York, have acted in a manner which
meets with our hearty approbation,
and that they bo invited to address
the Bichland Democratic Club, at as
carly a day as will bo convenient,
afto heir arrival.
Ai anning debate ensued, partici?
pated in by several members.
Dr. Gibbes offered the following
resolution, which was adopted:
Resolved, That this meeting givo
its hearty and unanimous accord to
the nominations of Seymour and
Blair for President and vice-Presi?
dent of the United States, made by
the Democratic Convention lately as?
sembled iu Now York.
On motion, the meeting adjourned.
Correspondence of tho Phoenix.
I CLEVELAND MINERAL SPRINGS,
NEAR SHELBY, N. C., July 10.
MR. EDITOR: Theso springs havo
been long and favorably known to
tho public; but until recently tho ac?
commodations were not such as to
attract a great many visitors. The
present proprietors have, however,
greatly improved the place in every
respect; and thero is no watering
placo in thc Southern States that
offers greater attractions, both to the
invalid and tho pleasure-seeker, than
this. Tho grounds have been taste?
fully laid out; a fine brick edifico
occupies the site of tho old building;
fencing and out-buildings bavo been
built anew; a bath house of ample
dimensions hos been erected, where
hot and cold baths of sulphur water
are furnished at all hours; and last,
but not least, a bowling alley offers
its attractions to the lovers of that
sport. Tho chambers in tho hotel
ore commodious and well ventilated;
parlors and dining room large and
well furnished, and tho whole build?
ing admirably arranged for tho com?
fort and convenience of guests. Tho
table is supplied with everything
that can tempt tho appetite; tho pro?
prietors are untiring in their efforts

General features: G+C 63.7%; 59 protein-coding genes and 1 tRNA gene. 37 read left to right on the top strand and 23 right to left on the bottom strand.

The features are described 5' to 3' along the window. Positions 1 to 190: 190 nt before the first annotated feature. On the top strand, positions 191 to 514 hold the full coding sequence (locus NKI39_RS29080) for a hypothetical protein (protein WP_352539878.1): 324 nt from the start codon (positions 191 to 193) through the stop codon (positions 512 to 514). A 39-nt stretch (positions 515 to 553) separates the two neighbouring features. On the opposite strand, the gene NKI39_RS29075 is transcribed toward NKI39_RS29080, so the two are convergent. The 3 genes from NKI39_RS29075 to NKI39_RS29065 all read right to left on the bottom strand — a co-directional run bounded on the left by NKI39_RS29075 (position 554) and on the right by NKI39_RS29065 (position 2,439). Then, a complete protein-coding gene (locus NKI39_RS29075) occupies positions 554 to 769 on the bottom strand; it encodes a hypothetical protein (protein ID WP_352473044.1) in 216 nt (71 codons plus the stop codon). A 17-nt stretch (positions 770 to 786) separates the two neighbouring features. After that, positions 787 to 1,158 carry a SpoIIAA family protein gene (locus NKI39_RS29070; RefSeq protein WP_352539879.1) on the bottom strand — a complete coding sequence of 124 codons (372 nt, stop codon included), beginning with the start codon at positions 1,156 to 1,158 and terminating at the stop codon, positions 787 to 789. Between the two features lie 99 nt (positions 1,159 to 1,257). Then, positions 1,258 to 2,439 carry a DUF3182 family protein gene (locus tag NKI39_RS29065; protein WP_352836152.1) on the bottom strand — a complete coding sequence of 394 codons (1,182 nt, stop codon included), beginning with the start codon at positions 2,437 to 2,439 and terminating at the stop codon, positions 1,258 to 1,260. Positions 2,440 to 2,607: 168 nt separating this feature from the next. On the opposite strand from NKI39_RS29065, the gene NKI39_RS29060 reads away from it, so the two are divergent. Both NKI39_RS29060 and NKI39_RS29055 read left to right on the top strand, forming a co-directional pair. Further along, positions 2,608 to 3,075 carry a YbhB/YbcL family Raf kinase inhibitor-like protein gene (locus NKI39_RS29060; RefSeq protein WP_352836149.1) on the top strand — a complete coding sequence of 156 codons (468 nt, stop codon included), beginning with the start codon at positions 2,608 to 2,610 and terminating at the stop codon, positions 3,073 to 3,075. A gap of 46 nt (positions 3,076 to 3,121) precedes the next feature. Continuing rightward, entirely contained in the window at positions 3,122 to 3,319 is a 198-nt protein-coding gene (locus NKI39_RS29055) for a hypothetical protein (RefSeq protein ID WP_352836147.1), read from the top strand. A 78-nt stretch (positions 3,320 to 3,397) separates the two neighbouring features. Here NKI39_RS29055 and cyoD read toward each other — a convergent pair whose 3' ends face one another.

to promote the comfort of their
guests; and altogether, tho place
offers inducements superior to thoso
of any other in tho Southern coun?
try. Thero aro thrco springs on tho
premises, within a few steps of each
other-a Bed Sulphur, White Sul?
phur and Chalybeate. Complete
analysis of the water of theso springs
have not yet been made; but it is
known that tho waters of tho Red
Sulphur contain, in addition to
other properties, alum and iodine in
combination, which is said to give
thom unusual medicinal virtues.
Company is beginning to arrive
rapidly; and your correspondent can
say with confidence, that in point of
climate, social enjoyment and health,
no more pleasant placo can bo found
in our country, than Cleveland Min?
eral Springs. X.
Political Parties-A Correction.
The able and well-informed Colum?
bia correspondent of the New York
Thero has been so much misrepre?
sentation upon tho two political par?
ties of this State, that I deem it best
to say a word upon them.
First. Tho Republican parly is,
substantially, that of thc North,
except that it is severer in its claims.
This severity arises, no doubt, half
from tho opposition mot, and half
from the character of the lenders of
thc party itself. In this severity,
tho party corresponds very nearly
with tho radical branch of tho Re?
publican party. It is fair, then,
to designate it os tho radical, rather
than tho Republican party; and, in
this State, it has super-added the
essential fen turo of being the black
man's party almost exclusively, and,
in that, far too clearly and bitterly
antagonistic to tho white man's
party. Tho distinction of race,
accordingly, is almost that of party.
Tho number of whites among tho
radicals is, however, far less than
that of blacks among tho Democrats.
Second. Tho,Democratic party is,
substantially, identical with that
party North; but, of late, tho
Charleston newspapers-of these,
especially, tho Mercury-bavo given
forth nu erroneous notion of tho
holdings of tho Democratic party in
this State upon tho matter of quali?
fied suffrage to the negro, and have
thus misled all who depend exclu?
sively upon tho Charleston press for
political views, and especially many
at tho North. A few words upon tho
two Democratic Conventions (of
i'i.'S*??,, vt jr:**tt>
April and of Jane) will tend to Bet
this matter in its proper light. The
April Convention declared itself in
favor of recognizing the negro aa an
integral element of the body politic,
and still farther declared its willing
noss, as soon as the whites havo tho |
power, to grant him the right o? sui
iruge, under proper qualifications,
as to property and intelligence.
This position found favor with that
Convention; and, had it been sub?
mitted to the vote of the whites of
the State at large, I am perfectly